Manteca’s elected leaders deserve credit for not pushing forward with the wholesale destruction of the Woodward Avenue neighborhood west of South Main Street simply because “the plan” adopted years ago said it was for the greater good.
Things had changed. Atherton Drive wasn’t envisioned as a four-lane thoroughfare about a quarter mile to the north when textbook planners thought Woodward Avenue would best serve growth south of the 120 Bypass by being a major four-lane street.
The city tweaked the road plan. Woodward west of South Main will be a wide, two-lane street with an expansive tree-lined center dividers keeping the semi-rural character of the 70-plus existing homes intact.
Manteca leaders need to apply the same common sense and rethink Woodward Park.
The 52-acre park has been envisioned as a community park from Day One. Contrary to some misinformation floating around out there, those living in the Woodward Park Landscape Maintenance District do not pay a special tax for the park’s upkeep. Their annual assessment goes to cover the cost of common landscape areas. General tax revenue from everyone in Manteca pays for the maintenance of Woodward Park.
Woodward Park originally was envisioned as a community baseball complex. Then along came the Big League Dreams sports complex debate. Nearby residents rightfully viewed the baseball-complex-on-steroids as a bit too intense. The solution was to locate BLD where it is today.
That opened the door for soccer fields. When park planning first took place, soccer as a popular youth sport was in its infancy. Manteca’s leaders tweaked the park plans.
The weekend parking situation during soccer play - especially tournaments - has created problems in the neighborhood. People have parked in front of fire hydrants, blocked driveways and parked illegally on corners.
One solution is to reduce Woodward Avenue between Bridewell Avenue and South Main Street to two lanes with 160 diagonal parking spaces plus a “parking lane” to get in and out of spaces without blocking traffic.
It would dovetail nicely into what is being implemented along Woodward Avenue west of South Main Street. Atherton Drive’s missing link between South Main and Van Ryn Avenue is now under construction. That means one objection to the parking plan that Woodward Avenue spikes in traffic volume when the 120 backs up will disappear. That’s because you will be able to get off Union Road and take Atherton Drive all the way to Woodward Avenue near where it intersects with Moffat. And when Atherton Drive is connected from Union Road to Airport Way even more pressure will be taken off Woodward.
The city’s “temporary” parking solution for Woodward - which by staff’s best estimate would be able to stay at least 12 to 15 years or so before traffic volume might start picking up - could possibly be permanent if Atherton Drive develops as envisioned.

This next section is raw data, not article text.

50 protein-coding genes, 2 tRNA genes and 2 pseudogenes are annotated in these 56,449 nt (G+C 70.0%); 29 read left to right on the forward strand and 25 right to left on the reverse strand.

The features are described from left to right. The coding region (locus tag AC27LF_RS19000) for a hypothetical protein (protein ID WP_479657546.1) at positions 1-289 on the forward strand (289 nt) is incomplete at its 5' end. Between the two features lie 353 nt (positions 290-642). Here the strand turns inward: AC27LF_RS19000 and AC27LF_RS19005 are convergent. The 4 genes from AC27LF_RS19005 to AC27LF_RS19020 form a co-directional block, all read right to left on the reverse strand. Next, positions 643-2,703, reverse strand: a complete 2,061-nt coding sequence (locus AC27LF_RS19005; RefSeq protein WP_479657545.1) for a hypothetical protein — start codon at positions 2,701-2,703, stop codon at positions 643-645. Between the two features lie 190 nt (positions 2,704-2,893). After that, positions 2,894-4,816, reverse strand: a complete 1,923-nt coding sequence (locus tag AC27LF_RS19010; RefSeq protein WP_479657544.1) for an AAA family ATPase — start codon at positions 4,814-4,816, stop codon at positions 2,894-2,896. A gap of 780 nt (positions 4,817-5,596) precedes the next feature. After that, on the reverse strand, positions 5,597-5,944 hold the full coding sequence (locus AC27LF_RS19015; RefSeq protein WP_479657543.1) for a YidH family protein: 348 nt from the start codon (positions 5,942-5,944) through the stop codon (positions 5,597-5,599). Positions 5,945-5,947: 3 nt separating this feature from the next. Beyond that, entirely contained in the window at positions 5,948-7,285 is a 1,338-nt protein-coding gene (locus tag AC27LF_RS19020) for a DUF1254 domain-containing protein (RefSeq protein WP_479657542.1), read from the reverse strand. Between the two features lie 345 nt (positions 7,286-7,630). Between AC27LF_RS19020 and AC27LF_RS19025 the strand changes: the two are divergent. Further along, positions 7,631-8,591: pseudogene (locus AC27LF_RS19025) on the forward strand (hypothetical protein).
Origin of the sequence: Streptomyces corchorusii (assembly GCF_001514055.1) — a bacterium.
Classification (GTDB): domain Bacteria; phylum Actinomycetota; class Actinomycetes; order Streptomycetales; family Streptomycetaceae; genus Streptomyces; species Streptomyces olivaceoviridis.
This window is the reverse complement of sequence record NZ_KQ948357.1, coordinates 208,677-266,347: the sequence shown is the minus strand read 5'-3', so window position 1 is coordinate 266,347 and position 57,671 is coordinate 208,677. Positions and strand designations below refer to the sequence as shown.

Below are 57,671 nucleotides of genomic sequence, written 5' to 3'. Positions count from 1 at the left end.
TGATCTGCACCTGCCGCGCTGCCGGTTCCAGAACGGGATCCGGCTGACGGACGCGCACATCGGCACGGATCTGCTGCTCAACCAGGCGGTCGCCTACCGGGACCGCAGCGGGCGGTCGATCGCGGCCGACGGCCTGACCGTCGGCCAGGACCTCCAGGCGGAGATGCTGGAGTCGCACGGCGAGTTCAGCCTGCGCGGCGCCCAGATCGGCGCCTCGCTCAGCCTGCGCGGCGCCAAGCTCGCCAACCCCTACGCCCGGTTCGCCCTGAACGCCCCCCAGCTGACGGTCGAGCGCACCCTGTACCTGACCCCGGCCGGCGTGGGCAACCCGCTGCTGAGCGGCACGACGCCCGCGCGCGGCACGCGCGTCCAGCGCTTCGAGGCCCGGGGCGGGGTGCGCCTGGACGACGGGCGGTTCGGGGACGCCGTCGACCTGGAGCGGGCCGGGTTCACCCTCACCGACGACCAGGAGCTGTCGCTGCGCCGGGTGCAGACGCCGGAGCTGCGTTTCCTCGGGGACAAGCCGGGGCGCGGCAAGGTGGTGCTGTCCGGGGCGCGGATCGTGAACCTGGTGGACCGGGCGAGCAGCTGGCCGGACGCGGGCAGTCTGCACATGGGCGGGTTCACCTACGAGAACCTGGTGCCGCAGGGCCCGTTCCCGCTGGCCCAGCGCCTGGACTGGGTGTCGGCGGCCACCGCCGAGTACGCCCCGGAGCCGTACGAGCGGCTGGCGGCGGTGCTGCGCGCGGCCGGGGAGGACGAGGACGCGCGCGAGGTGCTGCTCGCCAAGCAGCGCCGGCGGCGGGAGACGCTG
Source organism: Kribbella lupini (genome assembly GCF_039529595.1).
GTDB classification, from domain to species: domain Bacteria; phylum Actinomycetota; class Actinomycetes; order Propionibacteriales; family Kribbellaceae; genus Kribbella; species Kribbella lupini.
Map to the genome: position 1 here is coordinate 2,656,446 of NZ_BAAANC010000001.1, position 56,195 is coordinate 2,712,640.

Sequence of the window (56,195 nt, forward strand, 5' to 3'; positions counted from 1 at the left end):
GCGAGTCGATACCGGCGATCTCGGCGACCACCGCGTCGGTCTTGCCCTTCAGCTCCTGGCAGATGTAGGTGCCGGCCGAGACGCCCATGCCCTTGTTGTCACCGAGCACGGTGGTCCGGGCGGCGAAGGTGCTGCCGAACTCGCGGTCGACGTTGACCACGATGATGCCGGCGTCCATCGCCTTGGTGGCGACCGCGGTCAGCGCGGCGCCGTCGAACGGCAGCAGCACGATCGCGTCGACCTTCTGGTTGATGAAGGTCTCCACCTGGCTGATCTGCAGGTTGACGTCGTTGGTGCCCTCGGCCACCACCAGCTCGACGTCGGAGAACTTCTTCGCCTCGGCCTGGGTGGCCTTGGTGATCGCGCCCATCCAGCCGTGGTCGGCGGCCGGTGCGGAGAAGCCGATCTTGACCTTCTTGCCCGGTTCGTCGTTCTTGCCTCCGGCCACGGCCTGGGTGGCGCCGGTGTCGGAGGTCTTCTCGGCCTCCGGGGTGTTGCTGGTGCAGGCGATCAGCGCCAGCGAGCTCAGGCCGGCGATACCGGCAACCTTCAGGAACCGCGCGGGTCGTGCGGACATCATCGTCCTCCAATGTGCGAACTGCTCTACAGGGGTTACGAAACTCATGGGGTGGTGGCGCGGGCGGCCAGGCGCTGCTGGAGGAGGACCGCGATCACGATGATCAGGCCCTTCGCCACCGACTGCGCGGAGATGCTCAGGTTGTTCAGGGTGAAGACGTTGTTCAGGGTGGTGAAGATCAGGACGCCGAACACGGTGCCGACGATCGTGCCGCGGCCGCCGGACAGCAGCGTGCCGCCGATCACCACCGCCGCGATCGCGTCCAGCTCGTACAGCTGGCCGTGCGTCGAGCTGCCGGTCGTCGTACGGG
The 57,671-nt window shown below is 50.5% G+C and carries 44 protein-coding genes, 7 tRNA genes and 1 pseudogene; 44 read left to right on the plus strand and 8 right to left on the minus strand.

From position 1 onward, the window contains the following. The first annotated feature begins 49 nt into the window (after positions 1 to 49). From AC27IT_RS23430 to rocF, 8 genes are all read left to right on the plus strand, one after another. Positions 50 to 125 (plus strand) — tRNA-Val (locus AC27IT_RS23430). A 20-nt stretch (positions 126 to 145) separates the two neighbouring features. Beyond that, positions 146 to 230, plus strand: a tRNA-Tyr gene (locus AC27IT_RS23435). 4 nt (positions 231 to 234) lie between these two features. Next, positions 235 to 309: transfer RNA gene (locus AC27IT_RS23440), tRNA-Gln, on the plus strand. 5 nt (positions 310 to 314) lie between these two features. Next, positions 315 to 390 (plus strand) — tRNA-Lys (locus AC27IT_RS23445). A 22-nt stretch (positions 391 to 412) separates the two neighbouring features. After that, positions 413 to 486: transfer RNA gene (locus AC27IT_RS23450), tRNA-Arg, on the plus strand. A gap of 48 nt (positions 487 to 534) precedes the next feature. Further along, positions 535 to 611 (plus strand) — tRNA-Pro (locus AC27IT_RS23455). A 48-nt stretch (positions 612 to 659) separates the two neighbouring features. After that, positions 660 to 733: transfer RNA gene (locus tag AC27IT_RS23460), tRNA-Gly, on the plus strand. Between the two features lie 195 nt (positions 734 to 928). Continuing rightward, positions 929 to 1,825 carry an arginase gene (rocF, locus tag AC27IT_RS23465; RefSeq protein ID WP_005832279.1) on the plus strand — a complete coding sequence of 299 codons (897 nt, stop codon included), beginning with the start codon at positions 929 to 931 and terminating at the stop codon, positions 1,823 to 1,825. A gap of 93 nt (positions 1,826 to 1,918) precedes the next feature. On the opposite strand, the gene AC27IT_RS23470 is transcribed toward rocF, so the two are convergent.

That is why city leaders should table plans to go ahead with developing parking spaces at the southeast corner of Woodward Park at Bridewell and Heartland Drive. The city has budgeted several hundred thousand dollars of park fees for the parking lot project.
Its location makes it highly unlikely that it will get extensive use.
Instead of using it for parking, why not ask the neighborhood residents what they’d like to see there instead? The park is used extensively in the morning and evening by neighborhood joggers and walkers in groups and as families.
Maybe they’d like to see a “neighborhood park” within the community park created with a separate playground area and exercise stations. Granted, the entire community could use the park but its location in a relatively isolated spot of Woodard Park from the main playground, BBQ area and soccer fields means it will probably be heaviest used by those in the neighborhood.
While there are neighbors that abhor the idea that Woodward Park has been “turned into a regional soccer facility” the reason the park is 52 acres is because it is a community park that serves regional needs just as Northgate Park does. And it is markedly better to have visitors park on Woodward Avenue where no houses front than it is in front of houses.
As the area grows, there won’t be any opportunity to add more parkland in the immediate area.
The city can stretch its dollars by diverting part of that money to pay for the changes on Woodward Avenue for parking and then spending the rest to enhance neighborhood recreation and park opportunities on the southeast corner of the park instead of trading grass for asphalt.
This column is the opinion of managing editor, Dennis Wyatt, and does not necessarily represent the opinion of The Bulletin or Morris Newspaper Corp. of CA. He can be contacted at email@example.com or 209-249-3519.